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Re-thinking Your Options After Bad Results


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Written by: Matt Secretan

So You Didn’t Get the Grades You Wanted… Time to Change Plans

If you’ve missed out on the grades you need, you may find yourself re-thinking your choice of course. Perhaps you did badly in your chosen subject, and better than expected in a different subject. If this is the case, Clearing could be for you. Have a look at the courses which have places available – the perfect course could be waiting for you.
Or perhaps you just no longer have a clue what you want to do with your life. If this is the case, a gap year could be the perfect opportunity to think things through.

Rich Knight (Ex-Editor of Gapyear.com) Writes…

“It didn’t take long for me to learn the need for flexibility. I’d planned to be an architect from a very early age – perhaps eight or nine. My view of the profession was, of course, rather romantic. Art was one my best subjects at school, so it seemed natural for me to work towards realising that ambition.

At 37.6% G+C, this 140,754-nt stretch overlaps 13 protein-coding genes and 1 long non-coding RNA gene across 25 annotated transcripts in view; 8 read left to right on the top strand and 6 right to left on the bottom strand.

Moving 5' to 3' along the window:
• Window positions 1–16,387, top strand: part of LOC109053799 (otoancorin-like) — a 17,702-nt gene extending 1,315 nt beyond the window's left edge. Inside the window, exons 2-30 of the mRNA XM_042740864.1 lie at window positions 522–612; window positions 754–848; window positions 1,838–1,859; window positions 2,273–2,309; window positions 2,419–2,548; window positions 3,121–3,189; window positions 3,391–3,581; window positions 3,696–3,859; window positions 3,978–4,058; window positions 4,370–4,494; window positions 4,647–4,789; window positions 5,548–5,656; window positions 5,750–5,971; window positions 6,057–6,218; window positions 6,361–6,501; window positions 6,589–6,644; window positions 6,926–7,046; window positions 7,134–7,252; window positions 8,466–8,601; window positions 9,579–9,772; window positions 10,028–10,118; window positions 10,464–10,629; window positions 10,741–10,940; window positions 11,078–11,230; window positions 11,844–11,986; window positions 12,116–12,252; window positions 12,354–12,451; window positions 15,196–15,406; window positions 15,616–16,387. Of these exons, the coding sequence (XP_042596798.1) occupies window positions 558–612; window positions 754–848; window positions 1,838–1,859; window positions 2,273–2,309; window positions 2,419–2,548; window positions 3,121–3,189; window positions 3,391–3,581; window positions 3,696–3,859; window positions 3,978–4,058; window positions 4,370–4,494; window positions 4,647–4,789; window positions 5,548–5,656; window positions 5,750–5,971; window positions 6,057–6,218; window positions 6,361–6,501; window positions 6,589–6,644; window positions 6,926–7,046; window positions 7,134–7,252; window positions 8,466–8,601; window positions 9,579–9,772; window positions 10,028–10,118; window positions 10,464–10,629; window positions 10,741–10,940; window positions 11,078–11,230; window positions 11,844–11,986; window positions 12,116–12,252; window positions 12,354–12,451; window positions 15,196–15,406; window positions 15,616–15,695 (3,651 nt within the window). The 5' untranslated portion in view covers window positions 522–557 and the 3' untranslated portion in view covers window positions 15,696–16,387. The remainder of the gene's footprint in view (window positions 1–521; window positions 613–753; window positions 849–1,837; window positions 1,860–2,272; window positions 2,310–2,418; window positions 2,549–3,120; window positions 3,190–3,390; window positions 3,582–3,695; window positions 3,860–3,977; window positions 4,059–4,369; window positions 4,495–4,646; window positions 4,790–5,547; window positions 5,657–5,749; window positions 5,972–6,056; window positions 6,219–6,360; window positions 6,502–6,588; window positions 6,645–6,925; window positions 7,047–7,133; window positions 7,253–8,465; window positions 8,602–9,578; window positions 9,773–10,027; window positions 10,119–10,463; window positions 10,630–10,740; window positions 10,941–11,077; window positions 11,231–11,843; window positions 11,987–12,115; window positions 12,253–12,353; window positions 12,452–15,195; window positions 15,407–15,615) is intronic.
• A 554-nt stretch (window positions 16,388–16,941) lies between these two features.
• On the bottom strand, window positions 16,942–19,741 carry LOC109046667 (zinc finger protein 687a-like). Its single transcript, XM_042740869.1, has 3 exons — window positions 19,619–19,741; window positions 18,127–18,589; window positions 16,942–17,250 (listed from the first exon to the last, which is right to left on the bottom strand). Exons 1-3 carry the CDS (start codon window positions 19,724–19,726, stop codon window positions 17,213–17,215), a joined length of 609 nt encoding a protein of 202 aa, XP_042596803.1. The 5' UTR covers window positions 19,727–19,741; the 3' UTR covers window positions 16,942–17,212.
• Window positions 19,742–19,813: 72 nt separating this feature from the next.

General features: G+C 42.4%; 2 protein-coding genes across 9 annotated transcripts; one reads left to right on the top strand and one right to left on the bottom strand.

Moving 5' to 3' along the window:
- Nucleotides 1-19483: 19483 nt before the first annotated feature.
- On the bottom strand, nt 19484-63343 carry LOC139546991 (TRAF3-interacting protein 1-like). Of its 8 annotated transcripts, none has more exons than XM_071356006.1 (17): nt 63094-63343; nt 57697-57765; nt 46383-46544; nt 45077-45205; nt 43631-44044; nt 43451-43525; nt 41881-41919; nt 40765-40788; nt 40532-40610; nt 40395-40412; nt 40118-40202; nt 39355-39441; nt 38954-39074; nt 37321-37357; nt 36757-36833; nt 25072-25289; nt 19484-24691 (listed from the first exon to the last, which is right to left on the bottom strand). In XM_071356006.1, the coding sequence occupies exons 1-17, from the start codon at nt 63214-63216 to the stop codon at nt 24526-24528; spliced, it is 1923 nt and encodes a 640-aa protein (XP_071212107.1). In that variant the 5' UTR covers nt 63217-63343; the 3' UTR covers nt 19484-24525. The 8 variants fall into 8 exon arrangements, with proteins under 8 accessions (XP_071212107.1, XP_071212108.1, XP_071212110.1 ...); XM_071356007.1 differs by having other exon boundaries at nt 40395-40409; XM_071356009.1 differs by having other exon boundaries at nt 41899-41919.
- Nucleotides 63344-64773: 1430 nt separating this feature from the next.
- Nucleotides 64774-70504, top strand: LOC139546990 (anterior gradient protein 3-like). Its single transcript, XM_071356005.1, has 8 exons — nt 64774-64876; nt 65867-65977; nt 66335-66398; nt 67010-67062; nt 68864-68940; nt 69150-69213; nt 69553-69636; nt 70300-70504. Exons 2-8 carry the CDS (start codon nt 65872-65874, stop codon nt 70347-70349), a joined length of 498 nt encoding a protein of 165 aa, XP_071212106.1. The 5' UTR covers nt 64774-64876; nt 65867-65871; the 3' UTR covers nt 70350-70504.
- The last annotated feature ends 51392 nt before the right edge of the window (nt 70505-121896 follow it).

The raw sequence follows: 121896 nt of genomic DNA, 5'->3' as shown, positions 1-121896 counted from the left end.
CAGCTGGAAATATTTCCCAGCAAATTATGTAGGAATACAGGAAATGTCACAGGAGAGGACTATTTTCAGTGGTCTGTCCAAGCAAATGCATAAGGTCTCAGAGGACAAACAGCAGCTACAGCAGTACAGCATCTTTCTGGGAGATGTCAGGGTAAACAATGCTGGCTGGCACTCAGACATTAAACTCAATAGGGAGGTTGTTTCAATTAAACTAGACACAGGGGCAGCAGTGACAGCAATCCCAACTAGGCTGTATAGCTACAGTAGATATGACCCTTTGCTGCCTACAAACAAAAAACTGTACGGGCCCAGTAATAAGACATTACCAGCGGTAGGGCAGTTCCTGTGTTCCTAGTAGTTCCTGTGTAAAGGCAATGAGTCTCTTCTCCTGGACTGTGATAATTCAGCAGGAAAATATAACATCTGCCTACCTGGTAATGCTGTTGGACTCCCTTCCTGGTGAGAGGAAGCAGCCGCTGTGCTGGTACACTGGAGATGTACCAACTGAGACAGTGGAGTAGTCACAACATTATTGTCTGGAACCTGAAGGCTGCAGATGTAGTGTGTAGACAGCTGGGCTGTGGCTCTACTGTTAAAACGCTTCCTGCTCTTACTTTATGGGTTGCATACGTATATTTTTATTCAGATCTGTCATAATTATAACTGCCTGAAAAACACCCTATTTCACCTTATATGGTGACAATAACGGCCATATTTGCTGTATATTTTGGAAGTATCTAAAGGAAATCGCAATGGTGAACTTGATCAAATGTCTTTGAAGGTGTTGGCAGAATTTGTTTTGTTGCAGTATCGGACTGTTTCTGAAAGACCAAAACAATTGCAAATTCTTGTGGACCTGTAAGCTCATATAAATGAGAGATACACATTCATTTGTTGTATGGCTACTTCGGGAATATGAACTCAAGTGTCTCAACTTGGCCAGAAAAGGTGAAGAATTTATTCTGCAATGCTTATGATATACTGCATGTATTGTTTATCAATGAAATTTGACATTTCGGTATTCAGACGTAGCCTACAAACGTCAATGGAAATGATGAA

Results day went well and I set off for my first-choice university, Cardiff, to study architecture without taking a gap year (the course lasts seven years, so a gap year seemed out of the question). After one and a half terms, however, I was forced to face the fact that my romantic image of architecture had been firmly blasted by reality; it wasn’t the profession for me.

Journalism seemed more my line and, luckily, my university happened to boast a fairly well-respected journalism and film degree. So I switched. Since I’d missed nearly half a year, however, I was asked to start from scratch the following year. That left me months to fill – an unexpected half gap year.
For some reason I travelled around in Eastern Europe for most of it and settled in Prague to teach English for several very happy months. Looking back, that time away did me an immense amount of good. I came back ready to study. If I’d taken a gap straight after school, I’m sure I wouldn’t have made that false start in architecture.
The moral? Well, there are two. First, you can’t tell what forces might make you change direction, so be flexible. Second, it’s worth taking time to make the right decision.”

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